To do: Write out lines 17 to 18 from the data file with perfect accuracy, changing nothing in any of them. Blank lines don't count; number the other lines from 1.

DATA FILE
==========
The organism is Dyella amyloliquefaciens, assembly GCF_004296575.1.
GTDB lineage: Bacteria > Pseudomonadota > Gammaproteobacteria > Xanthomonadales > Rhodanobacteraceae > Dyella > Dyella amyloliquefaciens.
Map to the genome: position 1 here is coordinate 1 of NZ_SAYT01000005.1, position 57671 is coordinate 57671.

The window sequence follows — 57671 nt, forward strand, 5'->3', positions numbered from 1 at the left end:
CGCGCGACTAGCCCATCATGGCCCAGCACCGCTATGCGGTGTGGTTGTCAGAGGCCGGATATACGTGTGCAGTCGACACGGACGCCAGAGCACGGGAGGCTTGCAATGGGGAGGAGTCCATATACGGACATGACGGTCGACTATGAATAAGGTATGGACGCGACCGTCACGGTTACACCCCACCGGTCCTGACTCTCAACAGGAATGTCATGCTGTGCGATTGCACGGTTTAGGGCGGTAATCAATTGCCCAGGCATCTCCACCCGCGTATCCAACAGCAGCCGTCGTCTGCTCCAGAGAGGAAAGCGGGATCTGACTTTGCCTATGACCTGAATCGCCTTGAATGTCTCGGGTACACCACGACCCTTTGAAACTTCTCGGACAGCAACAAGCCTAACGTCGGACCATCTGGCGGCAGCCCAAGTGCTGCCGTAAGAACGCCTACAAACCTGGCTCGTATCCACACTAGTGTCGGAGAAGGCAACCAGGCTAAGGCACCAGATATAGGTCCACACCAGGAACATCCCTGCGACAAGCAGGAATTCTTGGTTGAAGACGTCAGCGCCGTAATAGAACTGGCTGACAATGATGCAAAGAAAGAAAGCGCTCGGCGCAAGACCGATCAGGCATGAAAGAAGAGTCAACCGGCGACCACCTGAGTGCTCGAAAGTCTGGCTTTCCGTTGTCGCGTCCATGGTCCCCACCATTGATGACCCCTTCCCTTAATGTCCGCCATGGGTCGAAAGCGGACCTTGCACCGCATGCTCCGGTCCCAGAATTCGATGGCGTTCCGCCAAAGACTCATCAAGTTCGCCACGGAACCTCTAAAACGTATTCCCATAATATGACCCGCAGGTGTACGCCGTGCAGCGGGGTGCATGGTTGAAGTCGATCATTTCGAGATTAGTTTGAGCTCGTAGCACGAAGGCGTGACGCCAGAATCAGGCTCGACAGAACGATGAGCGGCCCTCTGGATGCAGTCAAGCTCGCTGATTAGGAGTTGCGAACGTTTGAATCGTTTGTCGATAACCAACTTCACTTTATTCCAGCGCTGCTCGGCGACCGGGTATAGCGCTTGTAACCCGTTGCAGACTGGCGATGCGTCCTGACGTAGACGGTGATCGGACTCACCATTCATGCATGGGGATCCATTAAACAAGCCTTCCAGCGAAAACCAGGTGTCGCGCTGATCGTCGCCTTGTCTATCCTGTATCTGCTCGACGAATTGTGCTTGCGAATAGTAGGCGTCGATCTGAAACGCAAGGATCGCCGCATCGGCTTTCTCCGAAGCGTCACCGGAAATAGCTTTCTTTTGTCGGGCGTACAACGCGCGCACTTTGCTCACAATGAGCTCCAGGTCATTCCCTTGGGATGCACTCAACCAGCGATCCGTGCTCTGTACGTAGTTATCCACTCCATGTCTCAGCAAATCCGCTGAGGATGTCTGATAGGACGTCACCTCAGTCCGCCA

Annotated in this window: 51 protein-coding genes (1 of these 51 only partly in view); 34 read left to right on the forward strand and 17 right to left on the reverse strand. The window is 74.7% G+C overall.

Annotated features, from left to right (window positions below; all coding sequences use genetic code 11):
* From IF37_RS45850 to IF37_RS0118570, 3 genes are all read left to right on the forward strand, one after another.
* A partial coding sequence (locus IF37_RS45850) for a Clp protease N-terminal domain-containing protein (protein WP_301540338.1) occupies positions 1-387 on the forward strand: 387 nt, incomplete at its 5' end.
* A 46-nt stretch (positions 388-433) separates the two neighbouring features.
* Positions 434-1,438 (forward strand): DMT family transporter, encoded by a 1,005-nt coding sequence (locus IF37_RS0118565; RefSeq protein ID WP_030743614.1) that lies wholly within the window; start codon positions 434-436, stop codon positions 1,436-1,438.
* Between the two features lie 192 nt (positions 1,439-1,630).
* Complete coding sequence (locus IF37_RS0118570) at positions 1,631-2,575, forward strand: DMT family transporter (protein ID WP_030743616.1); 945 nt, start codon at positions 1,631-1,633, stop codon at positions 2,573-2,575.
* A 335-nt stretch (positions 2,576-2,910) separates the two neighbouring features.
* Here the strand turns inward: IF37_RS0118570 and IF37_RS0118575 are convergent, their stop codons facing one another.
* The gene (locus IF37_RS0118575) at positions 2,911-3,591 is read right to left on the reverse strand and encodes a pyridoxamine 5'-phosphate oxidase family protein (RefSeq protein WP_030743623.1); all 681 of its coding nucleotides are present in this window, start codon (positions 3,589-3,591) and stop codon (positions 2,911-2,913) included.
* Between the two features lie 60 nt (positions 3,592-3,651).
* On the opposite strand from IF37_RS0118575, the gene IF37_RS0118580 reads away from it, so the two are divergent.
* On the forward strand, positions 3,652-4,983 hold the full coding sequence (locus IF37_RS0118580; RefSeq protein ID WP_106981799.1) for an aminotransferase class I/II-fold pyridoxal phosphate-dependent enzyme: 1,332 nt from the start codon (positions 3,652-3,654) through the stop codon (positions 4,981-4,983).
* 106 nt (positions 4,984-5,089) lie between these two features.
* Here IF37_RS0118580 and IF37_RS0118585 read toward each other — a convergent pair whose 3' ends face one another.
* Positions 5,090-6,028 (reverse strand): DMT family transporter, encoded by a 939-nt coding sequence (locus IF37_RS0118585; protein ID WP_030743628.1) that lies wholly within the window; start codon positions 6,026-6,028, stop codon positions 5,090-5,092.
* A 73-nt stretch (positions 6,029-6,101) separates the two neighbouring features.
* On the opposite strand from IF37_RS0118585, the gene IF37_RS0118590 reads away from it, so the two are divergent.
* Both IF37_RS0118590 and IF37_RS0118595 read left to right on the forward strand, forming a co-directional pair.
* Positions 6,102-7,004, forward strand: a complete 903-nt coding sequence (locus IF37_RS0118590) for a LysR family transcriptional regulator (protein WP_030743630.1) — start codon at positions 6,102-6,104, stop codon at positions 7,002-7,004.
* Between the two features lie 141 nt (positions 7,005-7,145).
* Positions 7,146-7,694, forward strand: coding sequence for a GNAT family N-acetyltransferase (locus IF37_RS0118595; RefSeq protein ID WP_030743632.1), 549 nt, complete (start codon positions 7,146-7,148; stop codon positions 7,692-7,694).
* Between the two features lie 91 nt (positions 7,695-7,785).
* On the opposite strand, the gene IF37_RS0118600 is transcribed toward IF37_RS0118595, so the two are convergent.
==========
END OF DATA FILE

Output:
* Between the two features lie 60 nt (positions 3,592-3,651).
* On the opposite strand from IF37_RS0118575, the gene IF37_RS0118580 reads away from it, so the two are divergent.